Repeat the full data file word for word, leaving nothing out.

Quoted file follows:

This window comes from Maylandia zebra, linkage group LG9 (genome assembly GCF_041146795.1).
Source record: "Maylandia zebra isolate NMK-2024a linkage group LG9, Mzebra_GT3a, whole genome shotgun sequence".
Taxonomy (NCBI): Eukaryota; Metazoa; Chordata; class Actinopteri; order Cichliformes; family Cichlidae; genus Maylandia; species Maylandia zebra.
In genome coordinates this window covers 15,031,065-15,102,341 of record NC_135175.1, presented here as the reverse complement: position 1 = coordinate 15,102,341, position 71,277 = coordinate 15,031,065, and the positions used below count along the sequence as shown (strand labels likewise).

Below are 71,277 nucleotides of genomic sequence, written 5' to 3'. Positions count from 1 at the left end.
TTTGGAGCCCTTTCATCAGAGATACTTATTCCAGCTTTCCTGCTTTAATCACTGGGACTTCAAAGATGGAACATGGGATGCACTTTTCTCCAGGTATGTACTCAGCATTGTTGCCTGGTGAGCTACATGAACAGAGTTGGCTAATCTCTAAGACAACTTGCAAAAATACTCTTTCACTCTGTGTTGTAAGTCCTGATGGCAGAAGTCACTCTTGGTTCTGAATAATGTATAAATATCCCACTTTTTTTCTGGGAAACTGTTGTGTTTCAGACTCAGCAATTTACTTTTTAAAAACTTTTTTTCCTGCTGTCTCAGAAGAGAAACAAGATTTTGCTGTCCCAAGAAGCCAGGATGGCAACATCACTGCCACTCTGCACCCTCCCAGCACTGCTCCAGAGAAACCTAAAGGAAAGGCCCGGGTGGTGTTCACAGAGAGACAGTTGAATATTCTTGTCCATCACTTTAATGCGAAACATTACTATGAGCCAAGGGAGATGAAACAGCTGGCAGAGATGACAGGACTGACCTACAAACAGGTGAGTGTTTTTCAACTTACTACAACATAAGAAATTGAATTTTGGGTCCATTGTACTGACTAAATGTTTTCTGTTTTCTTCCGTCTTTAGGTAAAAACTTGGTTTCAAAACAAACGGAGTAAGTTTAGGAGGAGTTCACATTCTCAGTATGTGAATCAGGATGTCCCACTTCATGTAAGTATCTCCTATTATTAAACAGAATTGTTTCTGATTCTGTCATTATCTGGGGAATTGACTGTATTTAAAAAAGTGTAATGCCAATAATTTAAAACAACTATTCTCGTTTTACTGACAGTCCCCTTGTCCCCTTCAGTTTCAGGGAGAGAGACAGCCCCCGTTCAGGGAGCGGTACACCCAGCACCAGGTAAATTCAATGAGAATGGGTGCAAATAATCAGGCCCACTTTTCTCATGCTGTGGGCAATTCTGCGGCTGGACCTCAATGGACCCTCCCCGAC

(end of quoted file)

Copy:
This window comes from Maylandia zebra, linkage group LG9 (genome assembly GCF_041146795.1).
Source record: "Maylandia zebra isolate NMK-2024a linkage group LG9, Mzebra_GT3a, whole genome shotgun sequence".
Taxonomy (NCBI): Eukaryota; Metazoa; Chordata; class Actinopteri; order Cichliformes; family Cichlidae; genus Maylandia; species Maylandia zebra.
In genome coordinates this window covers 15,031,065-15,102,341 of record NC_135175.1, presented here as the reverse complement: position 1 = coordinate 15,102,341, position 71,277 = coordinate 15,031,065, and the positions used below count along the sequence as shown (strand labels likewise).

Below are 71,277 nucleotides of genomic sequence, written 5' to 3'. Positions count from 1 at the left end.
TTTGGAGCCCTTTCATCAGAGATACTTATTCCAGCTTTCCTGCTTTAATCACTGGGACTTCAAAGATGGAACATGGGATGCACTTTTCTCCAGGTATGTACTCAGCATTGTTGCCTGGTGAGCTACATGAACAGAGTTGGCTAATCTCTAAGACAACTTGCAAAAATACTCTTTCACTCTGTGTTGTAAGTCCTGATGGCAGAAGTCACTCTTGGTTCTGAATAATGTATAAATATCCCACTTTTTTTCTGGGAAACTGTTGTGTTTCAGACTCAGCAATTTACTTTTTAAAAACTTTTTTTCCTGCTGTCTCAGAAGAGAAACAAGATTTTGCTGTCCCAAGAAGCCAGGATGGCAACATCACTGCCACTCTGCACCCTCCCAGCACTGCTCCAGAGAAACCTAAAGGAAAGGCCCGGGTGGTGTTCACAGAGAGACAGTTGAATATTCTTGTCCATCACTTTAATGCGAAACATTACTATGAGCCAAGGGAGATGAAACAGCTGGCAGAGATGACAGGACTGACCTACAAACAGGTGAGTGTTTTTCAACTTACTACAACATAAGAAATTGAATTTTGGGTCCATTGTACTGACTAAATGTTTTCTGTTTTCTTCCGTCTTTAGGTAAAAACTTGGTTTCAAAACAAACGGAGTAAGTTTAGGAGGAGTTCACATTCTCAGTATGTGAATCAGGATGTCCCACTTCATGTAAGTATCTCCTATTATTAAACAGAATTGTTTCTGATTCTGTCATTATCTGGGGAATTGACTGTATTTAAAAAAGTGTAATGCCAATAATTTAAAACAACTATTCTCGTTTTACTGACAGTCCCCTTGTCCCCTTCAGTTTCAGGGAGAGAGACAGCCCCCGTTCAGGGAGCGGTACACCCAGCACCAGGTAAATTCAATGAGAATGGGTGCAAATAATCAGGCCCACTTTTCTCATGCTGTGGGCAATTCTGCGGCTGGACCTCAATGGACCCTCCCCGAC